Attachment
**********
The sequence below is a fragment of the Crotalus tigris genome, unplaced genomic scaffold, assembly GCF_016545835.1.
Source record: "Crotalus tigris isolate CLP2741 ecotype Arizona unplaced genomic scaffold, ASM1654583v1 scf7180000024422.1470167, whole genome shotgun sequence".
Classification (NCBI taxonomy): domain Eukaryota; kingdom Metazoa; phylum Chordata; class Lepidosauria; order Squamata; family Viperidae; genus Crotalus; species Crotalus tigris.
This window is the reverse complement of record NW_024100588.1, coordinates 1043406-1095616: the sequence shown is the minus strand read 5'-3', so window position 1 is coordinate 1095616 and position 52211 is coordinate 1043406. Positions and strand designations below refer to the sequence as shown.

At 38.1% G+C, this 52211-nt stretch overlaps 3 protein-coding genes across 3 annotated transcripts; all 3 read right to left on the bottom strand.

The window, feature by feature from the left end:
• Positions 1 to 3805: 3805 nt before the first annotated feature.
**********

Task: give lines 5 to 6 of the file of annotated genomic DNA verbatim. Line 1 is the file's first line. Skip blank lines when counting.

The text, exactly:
At 38.1% G+C, this 52211-nt stretch overlaps 3 protein-coding genes across 3 annotated transcripts; all 3 read right to left on the bottom strand.

The window, feature by feature from the left end: